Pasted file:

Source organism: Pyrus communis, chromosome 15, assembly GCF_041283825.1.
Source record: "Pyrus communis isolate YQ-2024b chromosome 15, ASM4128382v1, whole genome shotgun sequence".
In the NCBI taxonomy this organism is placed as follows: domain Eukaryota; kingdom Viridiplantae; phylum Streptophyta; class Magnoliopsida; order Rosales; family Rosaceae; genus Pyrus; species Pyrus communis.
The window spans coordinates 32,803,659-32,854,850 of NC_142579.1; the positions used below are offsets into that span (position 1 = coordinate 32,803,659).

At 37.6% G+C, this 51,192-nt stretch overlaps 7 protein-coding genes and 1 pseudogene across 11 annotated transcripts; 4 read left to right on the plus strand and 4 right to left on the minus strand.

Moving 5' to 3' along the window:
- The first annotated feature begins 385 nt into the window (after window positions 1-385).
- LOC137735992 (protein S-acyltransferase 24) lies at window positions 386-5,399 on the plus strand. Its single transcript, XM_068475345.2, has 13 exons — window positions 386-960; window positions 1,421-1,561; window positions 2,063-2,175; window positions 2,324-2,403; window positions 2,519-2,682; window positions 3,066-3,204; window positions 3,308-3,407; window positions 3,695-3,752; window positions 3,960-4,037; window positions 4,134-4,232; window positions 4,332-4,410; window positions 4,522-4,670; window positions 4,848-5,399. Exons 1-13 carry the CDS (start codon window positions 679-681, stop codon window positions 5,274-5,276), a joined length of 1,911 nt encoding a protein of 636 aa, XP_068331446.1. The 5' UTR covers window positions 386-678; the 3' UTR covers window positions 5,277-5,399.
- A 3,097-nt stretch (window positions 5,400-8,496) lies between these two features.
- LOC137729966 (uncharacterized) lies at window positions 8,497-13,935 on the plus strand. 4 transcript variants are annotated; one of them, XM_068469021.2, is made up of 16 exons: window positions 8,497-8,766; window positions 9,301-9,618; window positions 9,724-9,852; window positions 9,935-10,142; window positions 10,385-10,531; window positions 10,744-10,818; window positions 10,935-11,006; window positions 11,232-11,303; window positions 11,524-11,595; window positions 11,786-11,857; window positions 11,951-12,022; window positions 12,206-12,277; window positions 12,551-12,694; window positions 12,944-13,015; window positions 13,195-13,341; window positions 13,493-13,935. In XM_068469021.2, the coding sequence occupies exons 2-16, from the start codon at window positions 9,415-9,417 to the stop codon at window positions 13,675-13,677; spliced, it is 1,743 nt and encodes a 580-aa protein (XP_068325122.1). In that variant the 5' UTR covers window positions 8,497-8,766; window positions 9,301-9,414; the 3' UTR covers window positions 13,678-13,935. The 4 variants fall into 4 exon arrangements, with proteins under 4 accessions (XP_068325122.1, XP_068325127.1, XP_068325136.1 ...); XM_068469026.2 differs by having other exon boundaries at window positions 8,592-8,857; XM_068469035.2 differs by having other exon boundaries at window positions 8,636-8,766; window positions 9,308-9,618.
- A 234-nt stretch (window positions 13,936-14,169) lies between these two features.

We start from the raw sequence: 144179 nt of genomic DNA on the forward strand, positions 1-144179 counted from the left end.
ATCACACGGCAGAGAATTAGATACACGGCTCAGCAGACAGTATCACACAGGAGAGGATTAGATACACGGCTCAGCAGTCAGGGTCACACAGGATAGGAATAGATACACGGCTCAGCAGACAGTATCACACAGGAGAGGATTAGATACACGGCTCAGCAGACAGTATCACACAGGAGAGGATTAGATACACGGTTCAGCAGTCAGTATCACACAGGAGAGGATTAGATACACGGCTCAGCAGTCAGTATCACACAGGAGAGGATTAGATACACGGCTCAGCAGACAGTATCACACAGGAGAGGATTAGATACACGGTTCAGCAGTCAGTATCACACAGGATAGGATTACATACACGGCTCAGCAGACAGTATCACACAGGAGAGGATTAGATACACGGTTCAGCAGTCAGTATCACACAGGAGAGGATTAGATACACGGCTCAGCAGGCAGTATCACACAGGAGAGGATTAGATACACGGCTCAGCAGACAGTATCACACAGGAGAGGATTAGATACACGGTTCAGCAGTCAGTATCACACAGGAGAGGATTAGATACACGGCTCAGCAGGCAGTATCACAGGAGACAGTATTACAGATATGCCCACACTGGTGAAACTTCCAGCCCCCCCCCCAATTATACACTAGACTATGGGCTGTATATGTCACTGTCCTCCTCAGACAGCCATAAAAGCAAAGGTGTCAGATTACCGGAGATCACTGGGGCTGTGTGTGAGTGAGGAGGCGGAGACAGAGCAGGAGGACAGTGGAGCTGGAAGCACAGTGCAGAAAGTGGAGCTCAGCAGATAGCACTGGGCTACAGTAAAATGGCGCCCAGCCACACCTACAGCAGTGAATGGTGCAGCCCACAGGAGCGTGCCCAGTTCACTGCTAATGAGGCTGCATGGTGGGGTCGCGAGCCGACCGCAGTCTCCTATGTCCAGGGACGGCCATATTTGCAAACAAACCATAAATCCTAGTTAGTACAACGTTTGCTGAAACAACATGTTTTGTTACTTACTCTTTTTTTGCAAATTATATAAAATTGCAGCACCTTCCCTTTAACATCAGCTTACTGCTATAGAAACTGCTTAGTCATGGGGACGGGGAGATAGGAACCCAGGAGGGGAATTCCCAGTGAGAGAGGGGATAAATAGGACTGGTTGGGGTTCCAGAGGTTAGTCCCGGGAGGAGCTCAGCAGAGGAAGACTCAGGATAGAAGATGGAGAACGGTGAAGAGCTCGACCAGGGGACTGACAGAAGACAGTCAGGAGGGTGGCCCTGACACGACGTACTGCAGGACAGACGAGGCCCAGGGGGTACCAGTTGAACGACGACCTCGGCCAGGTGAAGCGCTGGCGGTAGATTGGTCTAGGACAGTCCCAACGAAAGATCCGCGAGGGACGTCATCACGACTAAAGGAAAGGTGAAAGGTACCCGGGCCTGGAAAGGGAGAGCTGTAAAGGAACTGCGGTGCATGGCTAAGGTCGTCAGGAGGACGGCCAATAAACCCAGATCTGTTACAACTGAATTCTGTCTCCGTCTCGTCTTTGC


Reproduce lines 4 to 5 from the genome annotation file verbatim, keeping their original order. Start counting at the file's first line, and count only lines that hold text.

The window spans coordinates 32,803,659-32,854,850 of NC_142579.1; the positions used below are offsets into that span (position 1 = coordinate 32,803,659).

At 37.6% G+C, this 51,192-nt stretch overlaps 7 protein-coding genes and 1 pseudogene across 11 annotated transcripts; 4 read left to right on the plus strand and 4 right to left on the minus strand.